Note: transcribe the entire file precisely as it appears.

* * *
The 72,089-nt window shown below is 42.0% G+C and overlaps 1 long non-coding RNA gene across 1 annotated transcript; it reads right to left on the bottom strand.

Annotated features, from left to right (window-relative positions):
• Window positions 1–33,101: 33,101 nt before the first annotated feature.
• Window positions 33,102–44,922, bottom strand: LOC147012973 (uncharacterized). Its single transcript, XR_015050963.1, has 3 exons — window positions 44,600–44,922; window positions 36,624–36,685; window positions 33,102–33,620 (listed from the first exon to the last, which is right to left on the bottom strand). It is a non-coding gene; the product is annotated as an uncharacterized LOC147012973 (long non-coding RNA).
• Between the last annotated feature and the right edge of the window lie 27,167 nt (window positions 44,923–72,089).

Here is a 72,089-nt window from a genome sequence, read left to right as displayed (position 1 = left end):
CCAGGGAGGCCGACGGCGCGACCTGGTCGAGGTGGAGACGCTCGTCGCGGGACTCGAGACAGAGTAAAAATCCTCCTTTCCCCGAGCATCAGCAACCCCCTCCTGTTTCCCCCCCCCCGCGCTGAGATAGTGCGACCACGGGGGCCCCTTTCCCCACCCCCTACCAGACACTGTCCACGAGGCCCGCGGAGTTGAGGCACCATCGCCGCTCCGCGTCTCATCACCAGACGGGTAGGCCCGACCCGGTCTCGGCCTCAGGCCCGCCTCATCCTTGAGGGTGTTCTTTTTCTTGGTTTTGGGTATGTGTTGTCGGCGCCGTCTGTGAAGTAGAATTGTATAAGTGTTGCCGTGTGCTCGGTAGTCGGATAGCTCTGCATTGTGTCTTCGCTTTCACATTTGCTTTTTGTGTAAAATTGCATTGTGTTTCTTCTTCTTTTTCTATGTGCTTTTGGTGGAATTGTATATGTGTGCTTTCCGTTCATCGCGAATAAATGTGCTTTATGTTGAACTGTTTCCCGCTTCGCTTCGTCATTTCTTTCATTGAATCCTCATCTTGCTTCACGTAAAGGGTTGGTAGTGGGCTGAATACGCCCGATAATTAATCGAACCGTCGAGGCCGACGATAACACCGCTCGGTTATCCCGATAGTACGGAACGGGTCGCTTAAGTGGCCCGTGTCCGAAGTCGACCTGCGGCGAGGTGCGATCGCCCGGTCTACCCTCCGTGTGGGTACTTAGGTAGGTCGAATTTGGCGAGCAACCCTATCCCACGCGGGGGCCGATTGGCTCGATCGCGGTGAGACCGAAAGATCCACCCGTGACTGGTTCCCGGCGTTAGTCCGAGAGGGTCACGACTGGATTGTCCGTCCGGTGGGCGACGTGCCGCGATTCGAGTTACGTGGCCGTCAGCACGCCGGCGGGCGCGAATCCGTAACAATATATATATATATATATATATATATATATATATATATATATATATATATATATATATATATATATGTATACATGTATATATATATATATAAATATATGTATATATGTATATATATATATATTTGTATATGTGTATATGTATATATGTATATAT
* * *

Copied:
The 72,089-nt window shown below is 42.0% G+C and overlaps 1 long non-coding RNA gene across 1 annotated transcript; it reads right to left on the bottom strand.

Annotated features, from left to right (window-relative positions):
• Window positions 1–33,101: 33,101 nt before the first annotated feature.
• Window positions 33,102–44,922, bottom strand: LOC147012973 (uncharacterized). Its single transcript, XR_015050963.1, has 3 exons — window positions 44,600–44,922; window positions 36,624–36,685; window positions 33,102–33,620 (listed from the first exon to the last, which is right to left on the bottom strand). It is a non-coding gene; the product is annotated as an uncharacterized LOC147012973 (long non-coding RNA).
• Between the last annotated feature and the right edge of the window lie 27,167 nt (window positions 44,923–72,089).

Here is a 72,089-nt window from a genome sequence, read left to right as displayed (position 1 = left end):
CCAGGGAGGCCGACGGCGCGACCTGGTCGAGGTGGAGACGCTCGTCGCGGGACTCGAGACAGAGTAAAAATCCTCCTTTCCCCGAGCATCAGCAACCCCCTCCTGTTTCCCCCCCCCCGCGCTGAGATAGTGCGACCACGGGGGCCCCTTTCCCCACCCCCTACCAGACACTGTCCACGAGGCCCGCGGAGTTGAGGCACCATCGCCGCTCCGCGTCTCATCACCAGACGGGTAGGCCCGACCCGGTCTCGGCCTCAGGCCCGCCTCATCCTTGAGGGTGTTCTTTTTCTTGGTTTTGGGTATGTGTTGTCGGCGCCGTCTGTGAAGTAGAATTGTATAAGTGTTGCCGTGTGCTCGGTAGTCGGATAGCTCTGCATTGTGTCTTCGCTTTCACATTTGCTTTTTGTGTAAAATTGCATTGTGTTTCTTCTTCTTTTTCTATGTGCTTTTGGTGGAATTGTATATGTGTGCTTTCCGTTCATCGCGAATAAATGTGCTTTATGTTGAACTGTTTCCCGCTTCGCTTCGTCATTTCTTTCATTGAATCCTCATCTTGCTTCACGTAAAGGGTTGGTAGTGGGCTGAATACGCCCGATAATTAATCGAACCGTCGAGGCCGACGATAACACCGCTCGGTTATCCCGATAGTACGGAACGGGTCGCTTAAGTGGCCCGTGTCCGAAGTCGACCTGCGGCGAGGTGCGATCGCCCGGTCTACCCTCCGTGTGGGTACTTAGGTAGGTCGAATTTGGCGAGCAACCCTATCCCACGCGGGGGCCGATTGGCTCGATCGCGGTGAGACCGAAAGATCCACCCGTGACTGGTTCCCGGCGTTAGTCCGAGAGGGTCACGACTGGATTGTCCGTCCGGTGGGCGACGTGCCGCGATTCGAGTTACGTGGCCGTCAGCACGCCGGCGGGCGCGAATCCGTAACAATATATATATATATATATATATATATATATATATATATATATATATATATATATATATATATATATGTATACATGTATATATATATATATAAATATATGTATATATGTATATATATATATATTTGTATATGTGTATATGTATATATGTATATAT